Café Crawl in Barrio Brasil

Tranquil and timeless, colorful and calm: welcome to Barrio Brasil. Perhaps you found yourself thinking this as you strolled through the Santiago neighbourhood on some weekend, taking in the bright and endless display of street art that covers crumbling 19th century mansions. Barrio Brasil is also home to an up-and-coming art scene, and there’s always a chance you may stumble upon an underground punk music festival in full swing behind a graffiti-covered door.

 Cafe Mozaika. Photo by Isabel March
Cafe Mozaika. Photo by Isabel March

Restaurants, bars, and clubs are also part of the Barrio Brasil landscape, and options range from fine dining to tiny empanada stands. But the bustling barrio is good for a more relaxed sit-down over coffee and snacks too, with several good cafes dotting the streets. Check out these cafes to see what the locals are loving, and take a break from your wandering at these places.

Café Forastero

Step in and the words “Bienvenido forastero” [welcome stranger] greet you from their position on the back wall.

Cafe Forastero. Photo by Isabel March
Cafe Forastero. Photo by Isabel March
To all those who see the unassuming façade and wander in, Café Forastero welcomes them with a cozy and simple interior—wooden floors are crowded with small tables and warm lights illuminate the clean, white walls—and the smell of fresh coffee and muffins. The meeting place of locals, students, and foreigners alike, this small café is a favorite in the barrio.

For something fresh, sip a limonada con menta (a fresh lemonade with mint) or leche con plátano , a frothy and rich blend of bananas and milk. If it’s a cool day, try the bittersweet chocolate caliente (hot coco) or the always-fresh coffee, prepared with hand-operated brewers. For snacks, you couldn’t go wrong with a creamy cheesecake or warm chocolate chip muffin, but also sample their focus-group tested bagel sandwiches, which are a crowd favorite. All drinks and pastries cost between CP$2,000 to $3,000 (USD$3.00 to $4.51), and bagels cost about CP$4,000.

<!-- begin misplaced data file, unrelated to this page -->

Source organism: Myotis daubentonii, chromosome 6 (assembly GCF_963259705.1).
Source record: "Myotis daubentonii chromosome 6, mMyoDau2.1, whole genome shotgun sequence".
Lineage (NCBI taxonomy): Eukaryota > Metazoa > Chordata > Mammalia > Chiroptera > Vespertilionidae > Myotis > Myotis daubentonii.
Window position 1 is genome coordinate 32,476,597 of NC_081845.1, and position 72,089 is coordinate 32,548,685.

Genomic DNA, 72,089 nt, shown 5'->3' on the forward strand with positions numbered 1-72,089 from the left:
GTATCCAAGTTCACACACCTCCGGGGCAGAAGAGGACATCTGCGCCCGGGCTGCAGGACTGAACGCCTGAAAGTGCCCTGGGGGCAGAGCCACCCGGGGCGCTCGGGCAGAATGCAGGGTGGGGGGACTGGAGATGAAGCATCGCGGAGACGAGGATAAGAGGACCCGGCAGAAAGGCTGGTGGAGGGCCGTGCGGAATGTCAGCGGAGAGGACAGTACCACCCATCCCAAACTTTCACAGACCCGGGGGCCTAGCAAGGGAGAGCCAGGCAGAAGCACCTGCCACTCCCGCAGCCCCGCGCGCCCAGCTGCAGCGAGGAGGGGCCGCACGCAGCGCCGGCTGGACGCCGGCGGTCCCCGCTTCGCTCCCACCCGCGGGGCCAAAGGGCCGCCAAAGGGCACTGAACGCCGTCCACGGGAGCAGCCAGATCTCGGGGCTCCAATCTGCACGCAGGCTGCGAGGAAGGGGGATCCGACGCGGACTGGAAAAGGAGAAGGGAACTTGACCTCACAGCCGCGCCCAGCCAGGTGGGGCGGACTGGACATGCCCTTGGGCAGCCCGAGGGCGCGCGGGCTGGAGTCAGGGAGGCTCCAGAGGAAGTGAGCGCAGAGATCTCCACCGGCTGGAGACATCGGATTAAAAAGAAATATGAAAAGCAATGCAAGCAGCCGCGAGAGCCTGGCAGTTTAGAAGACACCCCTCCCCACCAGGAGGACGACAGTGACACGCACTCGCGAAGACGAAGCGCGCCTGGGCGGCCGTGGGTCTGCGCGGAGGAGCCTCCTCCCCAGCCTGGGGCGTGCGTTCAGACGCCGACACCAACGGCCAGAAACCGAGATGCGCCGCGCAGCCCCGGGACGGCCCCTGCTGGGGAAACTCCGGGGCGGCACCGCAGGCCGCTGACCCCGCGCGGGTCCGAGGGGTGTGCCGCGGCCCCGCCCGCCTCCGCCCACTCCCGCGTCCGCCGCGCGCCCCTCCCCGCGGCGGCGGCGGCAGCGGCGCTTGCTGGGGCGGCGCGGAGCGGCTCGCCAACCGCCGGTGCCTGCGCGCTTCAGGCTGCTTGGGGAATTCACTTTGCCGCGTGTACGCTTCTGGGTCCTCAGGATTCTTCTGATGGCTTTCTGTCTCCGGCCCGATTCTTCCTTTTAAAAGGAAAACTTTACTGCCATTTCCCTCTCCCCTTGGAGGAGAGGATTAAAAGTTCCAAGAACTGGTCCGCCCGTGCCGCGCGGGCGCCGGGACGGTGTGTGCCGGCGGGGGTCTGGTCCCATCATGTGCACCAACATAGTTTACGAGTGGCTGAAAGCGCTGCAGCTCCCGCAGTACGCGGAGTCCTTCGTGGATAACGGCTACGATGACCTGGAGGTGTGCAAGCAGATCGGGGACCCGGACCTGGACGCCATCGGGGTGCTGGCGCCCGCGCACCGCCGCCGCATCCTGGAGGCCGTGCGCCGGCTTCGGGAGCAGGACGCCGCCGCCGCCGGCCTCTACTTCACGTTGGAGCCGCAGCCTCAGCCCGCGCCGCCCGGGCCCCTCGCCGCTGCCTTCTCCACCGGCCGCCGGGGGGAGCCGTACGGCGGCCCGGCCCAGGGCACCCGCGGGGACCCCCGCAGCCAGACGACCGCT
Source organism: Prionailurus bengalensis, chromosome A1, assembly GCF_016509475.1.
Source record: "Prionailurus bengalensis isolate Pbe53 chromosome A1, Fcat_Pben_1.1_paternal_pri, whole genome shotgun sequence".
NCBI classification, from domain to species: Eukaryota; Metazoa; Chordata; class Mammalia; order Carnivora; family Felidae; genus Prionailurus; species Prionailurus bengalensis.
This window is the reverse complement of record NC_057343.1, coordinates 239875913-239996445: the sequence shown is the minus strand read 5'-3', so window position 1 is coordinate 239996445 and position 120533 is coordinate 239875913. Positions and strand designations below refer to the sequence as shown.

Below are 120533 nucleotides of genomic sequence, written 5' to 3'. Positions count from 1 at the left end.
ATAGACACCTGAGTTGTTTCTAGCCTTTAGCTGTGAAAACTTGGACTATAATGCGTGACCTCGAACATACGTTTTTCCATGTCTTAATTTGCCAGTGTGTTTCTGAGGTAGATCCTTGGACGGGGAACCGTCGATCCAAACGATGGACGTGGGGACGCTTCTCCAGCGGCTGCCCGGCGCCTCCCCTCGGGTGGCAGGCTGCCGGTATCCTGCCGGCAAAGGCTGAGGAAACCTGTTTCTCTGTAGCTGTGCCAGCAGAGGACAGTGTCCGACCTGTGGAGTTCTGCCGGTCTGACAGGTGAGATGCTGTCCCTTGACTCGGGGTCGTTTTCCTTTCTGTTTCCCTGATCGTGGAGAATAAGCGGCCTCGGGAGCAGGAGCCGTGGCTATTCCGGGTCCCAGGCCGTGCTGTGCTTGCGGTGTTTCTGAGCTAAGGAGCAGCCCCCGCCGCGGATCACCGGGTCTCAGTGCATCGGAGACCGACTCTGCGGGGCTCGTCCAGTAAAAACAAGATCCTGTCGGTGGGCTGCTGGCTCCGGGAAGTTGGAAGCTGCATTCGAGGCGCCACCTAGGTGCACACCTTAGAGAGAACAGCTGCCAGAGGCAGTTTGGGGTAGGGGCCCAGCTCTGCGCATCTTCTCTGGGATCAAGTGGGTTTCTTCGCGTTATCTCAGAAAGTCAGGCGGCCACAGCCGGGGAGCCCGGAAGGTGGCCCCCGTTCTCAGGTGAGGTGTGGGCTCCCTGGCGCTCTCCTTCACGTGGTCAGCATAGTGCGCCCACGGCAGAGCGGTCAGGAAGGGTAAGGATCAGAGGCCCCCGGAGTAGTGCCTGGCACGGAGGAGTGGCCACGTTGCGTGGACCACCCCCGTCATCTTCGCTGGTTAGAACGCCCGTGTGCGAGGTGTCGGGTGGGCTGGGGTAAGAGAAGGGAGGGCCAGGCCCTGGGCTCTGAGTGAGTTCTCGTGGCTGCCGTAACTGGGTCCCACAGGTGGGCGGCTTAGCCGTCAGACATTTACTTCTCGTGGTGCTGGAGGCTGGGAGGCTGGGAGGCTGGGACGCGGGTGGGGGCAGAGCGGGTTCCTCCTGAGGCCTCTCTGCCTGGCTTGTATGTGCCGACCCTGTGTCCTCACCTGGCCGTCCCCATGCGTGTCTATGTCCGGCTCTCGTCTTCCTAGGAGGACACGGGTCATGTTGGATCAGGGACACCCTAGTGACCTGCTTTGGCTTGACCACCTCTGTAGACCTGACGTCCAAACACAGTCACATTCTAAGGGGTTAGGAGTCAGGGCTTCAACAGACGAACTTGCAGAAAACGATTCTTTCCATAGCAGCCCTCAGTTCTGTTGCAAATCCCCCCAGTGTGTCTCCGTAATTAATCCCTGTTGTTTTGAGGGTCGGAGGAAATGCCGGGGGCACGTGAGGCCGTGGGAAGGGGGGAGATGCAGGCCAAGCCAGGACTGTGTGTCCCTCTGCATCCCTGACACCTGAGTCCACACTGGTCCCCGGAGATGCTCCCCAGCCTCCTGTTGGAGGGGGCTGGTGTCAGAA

Cafe Forastero
Barrio Brasil
Av. Ricardo Cumming 54
+56 9 7799 9115
Metro stop República
http://cafeforastero.cl/blog/

Café Mozaika

Low lights and chocolate brown colors, cushioned chairs and intimate gatherings: Café Mozaika is all about retreating from the world that bustles outside.

Cafe Mozaika. Photo by Isabel March
Cafe Mozaika. Photo by Isabel March

If the calming decor wasn’t enough, owner Juan Enrique Echeverría went a step further by removing wifi from the café after he noticed the lack of human communication due to smartphones and laptops. Now Café Mozaika is a family run business where regulars from the barrio stop by and chat with the friendly barista, and human interaction is highly valued. Expect to relax, talk, and reflect in this cozy spot.

Sample their most popular item, the café mozaike , which is a mix of warm coffee, milk, and dulce de leche. The pastries, made on site, are also tempting—the kuchen con nueces (a walnut-filled pastry) is a gooey treat. And if you have a sweet tooth, you will find a great selection here, with sweet drinks ranging from café helados to café frappés topped with rich whipped cream and cookies. All prices range from CP$1,000 to $3,000.

Café Mozaika
Barrio Brasil
Av. Ricardo Cumming 380
+56 9 7548 7168
Metro stop Cumming
https://www.facebook.com/Caf%C3%A9-Mozaiko-221412684654439/

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